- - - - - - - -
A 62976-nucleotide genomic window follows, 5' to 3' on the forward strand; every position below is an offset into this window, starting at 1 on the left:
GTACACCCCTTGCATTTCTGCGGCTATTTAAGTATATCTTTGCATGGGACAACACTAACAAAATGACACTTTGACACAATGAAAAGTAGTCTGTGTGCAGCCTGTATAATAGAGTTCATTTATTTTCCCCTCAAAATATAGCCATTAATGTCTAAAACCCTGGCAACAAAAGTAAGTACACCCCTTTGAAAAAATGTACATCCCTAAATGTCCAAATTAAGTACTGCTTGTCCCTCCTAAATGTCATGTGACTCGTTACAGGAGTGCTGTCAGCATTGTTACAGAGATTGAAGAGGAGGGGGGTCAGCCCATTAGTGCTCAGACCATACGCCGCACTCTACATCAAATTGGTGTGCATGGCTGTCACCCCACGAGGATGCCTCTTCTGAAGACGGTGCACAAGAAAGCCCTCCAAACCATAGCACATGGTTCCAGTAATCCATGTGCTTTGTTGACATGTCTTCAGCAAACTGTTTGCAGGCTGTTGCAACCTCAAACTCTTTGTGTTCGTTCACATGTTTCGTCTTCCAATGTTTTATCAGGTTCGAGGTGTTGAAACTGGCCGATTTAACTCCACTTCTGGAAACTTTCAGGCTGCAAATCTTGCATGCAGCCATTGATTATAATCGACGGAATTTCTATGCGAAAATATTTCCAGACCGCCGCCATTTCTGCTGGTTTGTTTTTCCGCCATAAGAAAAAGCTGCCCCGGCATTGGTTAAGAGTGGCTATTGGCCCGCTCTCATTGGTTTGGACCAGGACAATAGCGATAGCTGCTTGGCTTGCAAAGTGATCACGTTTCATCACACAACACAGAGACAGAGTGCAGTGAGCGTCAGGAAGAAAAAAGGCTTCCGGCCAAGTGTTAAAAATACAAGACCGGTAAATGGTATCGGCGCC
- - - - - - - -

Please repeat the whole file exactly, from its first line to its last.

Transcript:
A 62976-nucleotide genomic window follows, 5' to 3' on the forward strand; every position below is an offset into this window, starting at 1 on the left:
GTACACCCCTTGCATTTCTGCGGCTATTTAAGTATATCTTTGCATGGGACAACACTAACAAAATGACACTTTGACACAATGAAAAGTAGTCTGTGTGCAGCCTGTATAATAGAGTTCATTTATTTTCCCCTCAAAATATAGCCATTAATGTCTAAAACCCTGGCAACAAAAGTAAGTACACCCCTTTGAAAAAATGTACATCCCTAAATGTCCAAATTAAGTACTGCTTGTCCCTCCTAAATGTCATGTGACTCGTTACAGGAGTGCTGTCAGCATTGTTACAGAGATTGAAGAGGAGGGGGGTCAGCCCATTAGTGCTCAGACCATACGCCGCACTCTACATCAAATTGGTGTGCATGGCTGTCACCCCACGAGGATGCCTCTTCTGAAGACGGTGCACAAGAAAGCCCTCCAAACCATAGCACATGGTTCCAGTAATCCATGTGCTTTGTTGACATGTCTTCAGCAAACTGTTTGCAGGCTGTTGCAACCTCAAACTCTTTGTGTTCGTTCACATGTTTCGTCTTCCAATGTTTTATCAGGTTCGAGGTGTTGAAACTGGCCGATTTAACTCCACTTCTGGAAACTTTCAGGCTGCAAATCTTGCATGCAGCCATTGATTATAATCGACGGAATTTCTATGCGAAAATATTTCCAGACCGCCGCCATTTCTGCTGGTTTGTTTTTCCGCCATAAGAAAAAGCTGCCCCGGCATTGGTTAAGAGTGGCTATTGGCCCGCTCTCATTGGTTTGGACCAGGACAATAGCGATAGCTGCTTGGCTTGCAAAGTGATCACGTTTCATCACACAACACAGAGACAGAGTGCAGTGAGCGTCAGGAAGAAAAAAGGCTTCCGGCCAAGTGTTAAAAATACAAGACCGGTAAATGGTATCGGCGCC